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Finding A Job Without A Recruiter

Out Of Date Warning

Languages change. Perspectives are different. Ideas move on. This article was published on March 2, 2011 which is more than two years ago. It may be out of date. You should verify that technical information in this article is still current before relying upon it for your own purposes.

Last week I wrote about all the reasons that recruiters are bad for your career. For a variety of reasons I highlighted the reasons job seekers should avoid enlisting the services of recruiters that solicit them, and the traps that recruiters employ to disadvantage job seekers while improving their odds of collecting a commission.

On more than one occasion, people asked me “if I shouldn’t use recruiters, how should I find a job?” For me, there are a number of strategies I’ve used to find jobs in the past. It’s also worth pointing out that I have never received an offer while using a recruiter, but I have received offers through all of these methods here.

NOTE: After being asked by several people, I am not looking for a new job. This discussion was precipitated by a discussion on the DC PHP email list, and not by any recent, personal experience.

The Personal Network

Everyone has a personal network of people that they know. While the size of a person’s network varies depending on how long they’ve been in the industry, the places they’ve worked, and other factors, the best place to tap when looking for a job is the people we know that we respect and are hiring.

This may sound like a cop out. It’s not: the last six offers I’ve received for employment have come as a direct result of the network I’ve built up over time. My current position is due to the fact that I knew people at the company I work with, and contacted them while looking. This is the most effective method I’ve found for finding a job.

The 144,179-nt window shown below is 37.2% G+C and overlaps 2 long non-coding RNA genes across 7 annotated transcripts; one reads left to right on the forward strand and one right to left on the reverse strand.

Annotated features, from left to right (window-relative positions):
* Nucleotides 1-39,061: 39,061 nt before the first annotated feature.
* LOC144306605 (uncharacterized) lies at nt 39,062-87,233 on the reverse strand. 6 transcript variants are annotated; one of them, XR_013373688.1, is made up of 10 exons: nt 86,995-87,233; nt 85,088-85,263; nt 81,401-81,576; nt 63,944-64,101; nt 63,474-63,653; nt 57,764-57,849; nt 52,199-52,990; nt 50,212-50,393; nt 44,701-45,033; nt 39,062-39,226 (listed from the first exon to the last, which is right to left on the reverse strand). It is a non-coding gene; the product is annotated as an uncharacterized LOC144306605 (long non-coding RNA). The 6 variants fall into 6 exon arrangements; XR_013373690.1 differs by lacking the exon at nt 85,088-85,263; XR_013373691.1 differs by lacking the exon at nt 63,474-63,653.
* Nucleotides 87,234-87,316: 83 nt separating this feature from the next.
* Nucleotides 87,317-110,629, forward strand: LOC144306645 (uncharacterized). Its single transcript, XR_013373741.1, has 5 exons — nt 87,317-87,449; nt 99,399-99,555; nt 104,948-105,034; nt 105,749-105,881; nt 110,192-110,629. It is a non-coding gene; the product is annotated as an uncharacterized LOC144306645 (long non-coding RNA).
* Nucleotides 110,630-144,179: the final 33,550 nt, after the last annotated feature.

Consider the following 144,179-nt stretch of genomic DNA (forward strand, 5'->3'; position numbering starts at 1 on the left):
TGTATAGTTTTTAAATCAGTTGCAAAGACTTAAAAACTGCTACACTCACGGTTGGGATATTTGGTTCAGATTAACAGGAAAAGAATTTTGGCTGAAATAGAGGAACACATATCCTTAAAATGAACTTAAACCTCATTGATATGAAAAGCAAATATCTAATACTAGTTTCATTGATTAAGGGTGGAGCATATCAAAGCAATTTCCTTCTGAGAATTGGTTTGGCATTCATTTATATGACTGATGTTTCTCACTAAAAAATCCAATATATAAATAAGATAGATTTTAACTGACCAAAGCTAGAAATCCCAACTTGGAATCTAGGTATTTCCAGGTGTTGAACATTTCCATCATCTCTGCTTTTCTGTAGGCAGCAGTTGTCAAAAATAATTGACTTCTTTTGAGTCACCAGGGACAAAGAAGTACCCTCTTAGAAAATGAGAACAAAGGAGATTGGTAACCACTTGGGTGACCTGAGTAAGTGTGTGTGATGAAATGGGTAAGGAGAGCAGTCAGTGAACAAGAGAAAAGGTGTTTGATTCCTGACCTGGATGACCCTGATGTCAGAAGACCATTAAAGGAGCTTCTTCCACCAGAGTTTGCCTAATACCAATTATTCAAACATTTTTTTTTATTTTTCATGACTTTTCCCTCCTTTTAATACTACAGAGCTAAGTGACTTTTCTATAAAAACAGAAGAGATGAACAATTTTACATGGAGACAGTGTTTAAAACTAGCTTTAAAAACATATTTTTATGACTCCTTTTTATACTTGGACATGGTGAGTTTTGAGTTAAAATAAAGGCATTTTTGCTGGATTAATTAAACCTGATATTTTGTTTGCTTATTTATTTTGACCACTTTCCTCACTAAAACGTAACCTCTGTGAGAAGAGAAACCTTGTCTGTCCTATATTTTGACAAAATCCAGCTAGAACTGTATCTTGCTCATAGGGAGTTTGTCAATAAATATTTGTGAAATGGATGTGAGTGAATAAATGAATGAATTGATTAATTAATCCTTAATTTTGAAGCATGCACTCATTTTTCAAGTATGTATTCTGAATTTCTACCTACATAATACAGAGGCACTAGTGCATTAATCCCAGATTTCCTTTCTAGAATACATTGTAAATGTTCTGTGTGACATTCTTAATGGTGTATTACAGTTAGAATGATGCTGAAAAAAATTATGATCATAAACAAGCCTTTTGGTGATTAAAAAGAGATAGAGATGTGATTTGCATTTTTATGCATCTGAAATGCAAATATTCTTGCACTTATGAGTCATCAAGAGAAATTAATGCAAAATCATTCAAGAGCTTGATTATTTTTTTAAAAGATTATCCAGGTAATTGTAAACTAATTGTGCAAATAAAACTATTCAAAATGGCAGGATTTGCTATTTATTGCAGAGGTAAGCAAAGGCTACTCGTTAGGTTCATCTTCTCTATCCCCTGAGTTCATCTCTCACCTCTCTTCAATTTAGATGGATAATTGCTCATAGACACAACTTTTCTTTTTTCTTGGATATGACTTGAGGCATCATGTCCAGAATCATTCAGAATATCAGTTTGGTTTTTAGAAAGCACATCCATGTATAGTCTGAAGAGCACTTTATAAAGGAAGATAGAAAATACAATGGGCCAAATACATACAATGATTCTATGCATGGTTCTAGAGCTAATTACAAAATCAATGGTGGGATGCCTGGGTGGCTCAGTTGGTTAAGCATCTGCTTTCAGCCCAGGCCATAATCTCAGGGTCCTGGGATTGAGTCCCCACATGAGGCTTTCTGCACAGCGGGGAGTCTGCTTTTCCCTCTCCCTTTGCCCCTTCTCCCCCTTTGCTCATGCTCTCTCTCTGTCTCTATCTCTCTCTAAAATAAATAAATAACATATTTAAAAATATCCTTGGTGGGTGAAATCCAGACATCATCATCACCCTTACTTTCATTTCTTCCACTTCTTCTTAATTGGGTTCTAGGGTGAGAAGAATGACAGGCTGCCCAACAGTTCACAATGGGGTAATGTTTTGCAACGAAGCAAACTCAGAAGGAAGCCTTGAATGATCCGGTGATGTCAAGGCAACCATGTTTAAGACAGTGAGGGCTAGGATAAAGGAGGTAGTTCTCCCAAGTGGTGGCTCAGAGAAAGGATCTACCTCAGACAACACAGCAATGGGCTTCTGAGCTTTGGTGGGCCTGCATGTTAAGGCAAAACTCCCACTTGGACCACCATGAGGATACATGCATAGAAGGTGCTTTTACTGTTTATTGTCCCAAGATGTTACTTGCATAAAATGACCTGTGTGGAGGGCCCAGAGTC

Building a network is a challenge but well worth it. And while challenging, it’s pretty easy if you employ three steps. First, be active in your professional world. This might mean attending or speaking at developer groups, or participating in conferences. Second, be active in the social media world – and actually contribute legitimate dialogue. For me I’m active on Twitter in the PHP sphere. I’ve also been criticized for being too personal in my Twitter feed, or expressing my opinions; to me, this is not a flaw, since I’d hate to work somewhere that didn’t respect the fact that I was a person. Third, be a genuine person in real life. Your network is only as good as the people in it, and if you’re not a genuine person people will perceive that you’re just using them.

The Job Board

Recruiters are not unlike you – they browse job boards for job postings, rewrite them, and ship them out. Cutting out the recruiter means doing the job board search yourself. That’s right – do the ground work yourself.

There are a couple traps you’re going to want to watch out for. The first is job scams. Any job that encourages you to spend money to win it is not a real job in the first place. Any job that seems too good to be true probably is. The second trap is job postings that have been posted by recruiters. These can be hard to spot, so make sure you always research the name of the job poster before you apply. It’s pretty easy to suss out a recruiter’s posting by simply Googling the company that has posted the job and seeing if they’re in the recruiting industry.

After finding a job that you wish to apply for, common strategies still apply to win an interview. While customizing your resume may not be always necessary, you should ALWAYS write a customized cover letter. The cover letter should be personal, short, and explain how you will fill the key points of the job description. If you can find out the name of the hiring manager, all the better. Oh, and make sure you follow the application instructions on the job posting.